• ET-134/126 directional throttle - recommended if you plan to use an existing throttle lever. The ET Actuator (included) connects to your existing throttle cable. Optons: ET-134 has a Neutral Detent, ET-126 has a Spring Return. 
    • Wigwag throttle lever - recommended if not reusing your existing lever
    • PB-8 throttle and Fwd/Rev Switch
  • Sealed Main Contactor
  • Key Switch
  • Finned Aluminum Heatsink
  • Every kit is individually bench tested
  • Complete wire harness with 10ft key and throttle cable lengths
  • Wiring instructions
Just let you know we have installed and tested the 5kw electric sailboat kit on our Catalina 27 and it runs perfectly, even better than what I expected. At 2000 RPM it can push the boat to around 3.8 kt, drawing only 34 amp, and at full throttle, it can push the boat to 5+ kt drawing 100 amp. We are very happy with the result. Thanks for providing the high quality products!
I've ended my 2nd full season of operation with my 5kW TS kit and am delighted to report another year of flawless operation and performance
Wanted to share my successes and learnings with the 5kw Thunderstruck kit, using the Sevcon GEN4/size 4 control and the ME1305 motor.

I replaced what appears to be the original 2.5hp GE/Taylor Dunn 36V series wound brushed motor. This motor achieved 5.5mph at 2kw turning 3000RPM, with v-belt reduction 3:1 driving an eight inch three blade composite propeller. The motor compartment is small and mounted high under the captain's seat midship, and is unventilated. The motor easily reached 180F underway for an hour and smelled like insulation and ozone. The speed control was a Salzer four three pole four position (+ off) that switched the battery configuration between 6S1P 36V to 3S2P 18V.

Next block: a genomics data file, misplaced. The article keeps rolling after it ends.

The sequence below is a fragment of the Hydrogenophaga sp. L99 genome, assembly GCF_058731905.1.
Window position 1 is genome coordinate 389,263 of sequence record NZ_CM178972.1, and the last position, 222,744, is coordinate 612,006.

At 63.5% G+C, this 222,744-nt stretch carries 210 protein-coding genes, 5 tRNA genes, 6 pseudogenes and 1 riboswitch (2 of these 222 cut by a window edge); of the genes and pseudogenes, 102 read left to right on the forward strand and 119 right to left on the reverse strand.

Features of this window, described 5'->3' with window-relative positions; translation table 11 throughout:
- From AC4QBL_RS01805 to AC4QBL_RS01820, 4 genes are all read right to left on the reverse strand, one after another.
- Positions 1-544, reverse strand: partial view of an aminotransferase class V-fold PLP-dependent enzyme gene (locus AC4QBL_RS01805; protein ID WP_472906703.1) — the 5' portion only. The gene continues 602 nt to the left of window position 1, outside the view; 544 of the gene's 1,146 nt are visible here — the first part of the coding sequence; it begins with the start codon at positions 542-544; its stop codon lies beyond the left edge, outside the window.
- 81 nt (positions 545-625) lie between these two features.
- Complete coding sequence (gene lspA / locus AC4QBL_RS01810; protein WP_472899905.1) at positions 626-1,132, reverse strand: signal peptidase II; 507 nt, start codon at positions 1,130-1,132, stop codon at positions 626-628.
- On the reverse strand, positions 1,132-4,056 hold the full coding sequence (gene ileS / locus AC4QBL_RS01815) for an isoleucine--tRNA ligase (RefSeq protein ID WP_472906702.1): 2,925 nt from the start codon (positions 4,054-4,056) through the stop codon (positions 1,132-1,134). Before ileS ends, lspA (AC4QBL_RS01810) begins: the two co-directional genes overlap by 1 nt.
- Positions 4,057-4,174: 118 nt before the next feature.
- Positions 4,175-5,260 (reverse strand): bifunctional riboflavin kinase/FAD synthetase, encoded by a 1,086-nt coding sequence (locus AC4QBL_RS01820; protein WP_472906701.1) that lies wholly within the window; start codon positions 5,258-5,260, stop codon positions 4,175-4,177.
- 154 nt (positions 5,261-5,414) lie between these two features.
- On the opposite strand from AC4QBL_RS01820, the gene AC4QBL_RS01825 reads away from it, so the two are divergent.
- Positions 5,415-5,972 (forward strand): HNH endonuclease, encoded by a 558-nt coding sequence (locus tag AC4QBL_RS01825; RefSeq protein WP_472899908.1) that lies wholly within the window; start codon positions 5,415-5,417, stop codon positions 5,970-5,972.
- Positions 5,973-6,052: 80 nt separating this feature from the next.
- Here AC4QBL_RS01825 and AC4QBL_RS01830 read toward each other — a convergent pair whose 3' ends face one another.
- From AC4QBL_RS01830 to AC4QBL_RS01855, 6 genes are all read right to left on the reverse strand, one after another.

I expanded the battery bank to 48V with two additional 6V batteries, so the total capacity is about 10.5kwh, and is measured with a Bayrite chinesium watthour meter.

The new ME1305 was installed in a custom aluminum box that supports the NEMA C 143T size motor, with ducted cooling to the inlet side of the motor. The ducts pull air from an aluminum heatsink enclosure that the Sevcon controller is mounted to.

Testing on the Vermilion bayou was a little tricky due to river current, but to achieve the same propeller revolutions the motor and controller required 1200W watts to reach 3000RPM, so using 40% less energy than before. This, combined with less amperage at 48V brought my underway discharge rate from 55A to 25A, a major Peukert win. I went from 85MPGe to 131MPGe (2.5mi/kwh to 3.9mi/kwh), not accounting for any Peukert gains.

Despite having twice the available HP, I can't really increase my speed. My target was to put the ME1305 at its peak efficiency range of 3000-3500RPM, and the motor performance curve falls off quickly at the upper end of this speed range, so WOT gets me 3625RPM at 32A (1.5kW), which looks like about 6mph. At 70F ambient, the controller makes no apparent heat, and the motor skin reaches 90F after several hours and 18 miles of river travel.

Very happy with the kit build quality and value. My only suggestions would be for them to mark CW/CCW on the ET134 directional control, and smaller ring terminals for the Sevcon end of the cables.

Next modification will be propeller optimization.